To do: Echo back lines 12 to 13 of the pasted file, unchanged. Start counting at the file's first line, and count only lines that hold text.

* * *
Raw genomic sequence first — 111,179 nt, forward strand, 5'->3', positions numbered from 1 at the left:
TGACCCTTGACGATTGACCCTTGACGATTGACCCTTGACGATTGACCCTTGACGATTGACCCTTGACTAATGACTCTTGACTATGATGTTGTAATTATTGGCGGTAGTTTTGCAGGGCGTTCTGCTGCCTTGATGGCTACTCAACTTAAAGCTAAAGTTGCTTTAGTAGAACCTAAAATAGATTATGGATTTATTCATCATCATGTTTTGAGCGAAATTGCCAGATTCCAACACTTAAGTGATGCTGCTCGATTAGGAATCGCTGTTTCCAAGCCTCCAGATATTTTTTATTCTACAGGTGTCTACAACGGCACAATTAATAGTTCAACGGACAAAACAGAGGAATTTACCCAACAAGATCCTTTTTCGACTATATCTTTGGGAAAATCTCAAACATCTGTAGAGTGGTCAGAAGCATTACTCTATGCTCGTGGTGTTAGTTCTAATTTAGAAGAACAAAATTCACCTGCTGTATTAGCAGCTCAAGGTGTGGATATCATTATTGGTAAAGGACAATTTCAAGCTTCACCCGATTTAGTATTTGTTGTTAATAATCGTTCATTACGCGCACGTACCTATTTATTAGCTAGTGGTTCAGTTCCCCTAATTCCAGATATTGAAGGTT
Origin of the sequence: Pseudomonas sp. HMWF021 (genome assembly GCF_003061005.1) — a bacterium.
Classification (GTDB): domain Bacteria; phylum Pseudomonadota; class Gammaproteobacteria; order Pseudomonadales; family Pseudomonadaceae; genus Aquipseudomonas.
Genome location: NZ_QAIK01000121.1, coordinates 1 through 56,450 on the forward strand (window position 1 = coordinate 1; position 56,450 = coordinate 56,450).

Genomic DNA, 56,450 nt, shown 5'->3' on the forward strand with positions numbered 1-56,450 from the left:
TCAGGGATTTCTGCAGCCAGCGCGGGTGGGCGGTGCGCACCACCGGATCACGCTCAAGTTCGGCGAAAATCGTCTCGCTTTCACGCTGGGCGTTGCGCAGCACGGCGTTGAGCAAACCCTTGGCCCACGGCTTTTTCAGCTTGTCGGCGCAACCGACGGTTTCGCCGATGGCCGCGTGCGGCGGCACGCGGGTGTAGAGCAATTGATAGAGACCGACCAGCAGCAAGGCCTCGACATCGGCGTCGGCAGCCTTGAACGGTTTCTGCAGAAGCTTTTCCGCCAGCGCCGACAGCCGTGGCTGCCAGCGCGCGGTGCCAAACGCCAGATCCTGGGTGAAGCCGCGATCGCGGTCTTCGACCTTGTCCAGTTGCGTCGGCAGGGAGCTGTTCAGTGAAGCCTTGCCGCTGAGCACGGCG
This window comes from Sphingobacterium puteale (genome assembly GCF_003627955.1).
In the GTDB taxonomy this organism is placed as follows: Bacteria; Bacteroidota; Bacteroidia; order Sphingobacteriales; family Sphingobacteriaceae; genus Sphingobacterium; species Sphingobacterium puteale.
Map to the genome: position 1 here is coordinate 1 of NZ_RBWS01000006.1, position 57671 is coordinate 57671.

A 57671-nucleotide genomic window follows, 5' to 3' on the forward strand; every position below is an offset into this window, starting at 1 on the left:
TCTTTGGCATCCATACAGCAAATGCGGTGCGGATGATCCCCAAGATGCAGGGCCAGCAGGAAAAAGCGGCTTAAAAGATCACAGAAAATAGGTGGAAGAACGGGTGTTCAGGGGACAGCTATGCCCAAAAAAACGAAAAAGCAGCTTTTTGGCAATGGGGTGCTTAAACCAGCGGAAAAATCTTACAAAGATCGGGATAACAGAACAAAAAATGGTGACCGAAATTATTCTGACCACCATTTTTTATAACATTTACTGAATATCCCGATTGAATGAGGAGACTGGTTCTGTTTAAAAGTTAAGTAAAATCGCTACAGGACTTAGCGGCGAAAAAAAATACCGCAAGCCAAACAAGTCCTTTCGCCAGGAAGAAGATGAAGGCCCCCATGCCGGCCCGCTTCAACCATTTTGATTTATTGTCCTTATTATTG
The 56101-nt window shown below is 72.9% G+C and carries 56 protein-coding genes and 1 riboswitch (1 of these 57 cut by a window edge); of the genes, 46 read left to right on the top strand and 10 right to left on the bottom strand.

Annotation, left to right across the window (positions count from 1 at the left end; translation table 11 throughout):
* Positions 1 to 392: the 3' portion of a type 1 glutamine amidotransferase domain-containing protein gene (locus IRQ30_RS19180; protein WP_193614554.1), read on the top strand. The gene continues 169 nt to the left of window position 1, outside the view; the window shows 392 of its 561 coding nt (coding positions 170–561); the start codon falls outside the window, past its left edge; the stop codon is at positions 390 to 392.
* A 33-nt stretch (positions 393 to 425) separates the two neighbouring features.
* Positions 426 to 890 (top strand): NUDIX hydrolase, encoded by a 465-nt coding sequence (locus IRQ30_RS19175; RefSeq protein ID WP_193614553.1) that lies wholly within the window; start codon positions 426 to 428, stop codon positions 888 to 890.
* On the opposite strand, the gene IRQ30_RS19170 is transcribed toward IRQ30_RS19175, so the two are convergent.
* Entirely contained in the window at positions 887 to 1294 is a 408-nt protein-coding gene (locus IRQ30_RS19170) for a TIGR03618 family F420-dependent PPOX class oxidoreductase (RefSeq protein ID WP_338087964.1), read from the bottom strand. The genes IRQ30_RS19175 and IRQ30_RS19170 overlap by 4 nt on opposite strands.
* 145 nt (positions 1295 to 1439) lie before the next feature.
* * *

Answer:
TCTTTGGCATCCATACAGCAAATGCGGTGCGGATGATCCCCAAGATGCAGGGCCAGCAGGAAAAAGCGGCTTAAAAGATCACAGAAAATAGGTGGAAGAACGGGTGTTCAGGGGACAGCTATGCCCAAAAAAACGAAAAAGCAGCTTTTTGGCAATGGGGTGCTTAAACCAGCGGAAAAATCTTACAAAGATCGGGATAACAGAACAAAAAATGGTGACCGAAATTATTCTGACCACCATTTTTTATAACATTTACTGAATATCCCGATTGAATGAGGAGACTGGTTCTGTTTAAAAGTTAAGTAAAATCGCTACAGGACTTAGCGGCGAAAAAAAATACCGCAAGCCAAACAAGTCCTTTCGCCAGGAAGAAGATGAAGGCCCCCATGCCGGCCCGCTTCAACCATTTTGATTTATTGTCCTTATTATTG
The 56101-nt window shown below is 72.9% G+C and carries 56 protein-coding genes and 1 riboswitch (1 of these 57 cut by a window edge); of the genes, 46 read left to right on the top strand and 10 right to left on the bottom strand.